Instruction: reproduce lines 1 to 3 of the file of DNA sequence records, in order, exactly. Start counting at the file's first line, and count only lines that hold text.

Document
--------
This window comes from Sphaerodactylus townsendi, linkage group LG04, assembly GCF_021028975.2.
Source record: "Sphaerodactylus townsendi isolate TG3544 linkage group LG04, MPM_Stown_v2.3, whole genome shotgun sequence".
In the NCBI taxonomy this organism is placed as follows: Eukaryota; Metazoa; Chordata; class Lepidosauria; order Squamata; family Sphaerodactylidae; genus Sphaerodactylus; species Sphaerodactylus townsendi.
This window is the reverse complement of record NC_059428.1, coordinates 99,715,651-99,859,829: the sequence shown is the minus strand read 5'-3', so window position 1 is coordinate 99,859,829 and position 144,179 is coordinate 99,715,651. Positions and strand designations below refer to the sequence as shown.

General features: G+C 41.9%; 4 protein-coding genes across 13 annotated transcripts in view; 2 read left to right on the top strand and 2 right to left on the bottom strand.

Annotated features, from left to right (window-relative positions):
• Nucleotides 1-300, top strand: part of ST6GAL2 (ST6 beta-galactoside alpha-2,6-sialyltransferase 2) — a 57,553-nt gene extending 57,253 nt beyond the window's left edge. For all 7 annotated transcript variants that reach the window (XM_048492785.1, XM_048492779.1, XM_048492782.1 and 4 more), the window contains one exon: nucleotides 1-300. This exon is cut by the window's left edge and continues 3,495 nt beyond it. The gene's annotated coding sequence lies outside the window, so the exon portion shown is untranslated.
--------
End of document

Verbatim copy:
This window comes from Sphaerodactylus townsendi, linkage group LG04, assembly GCF_021028975.2.
Source record: "Sphaerodactylus townsendi isolate TG3544 linkage group LG04, MPM_Stown_v2.3, whole genome shotgun sequence".
In the NCBI taxonomy this organism is placed as follows: Eukaryota; Metazoa; Chordata; class Lepidosauria; order Squamata; family Sphaerodactylidae; genus Sphaerodactylus; species Sphaerodactylus townsendi.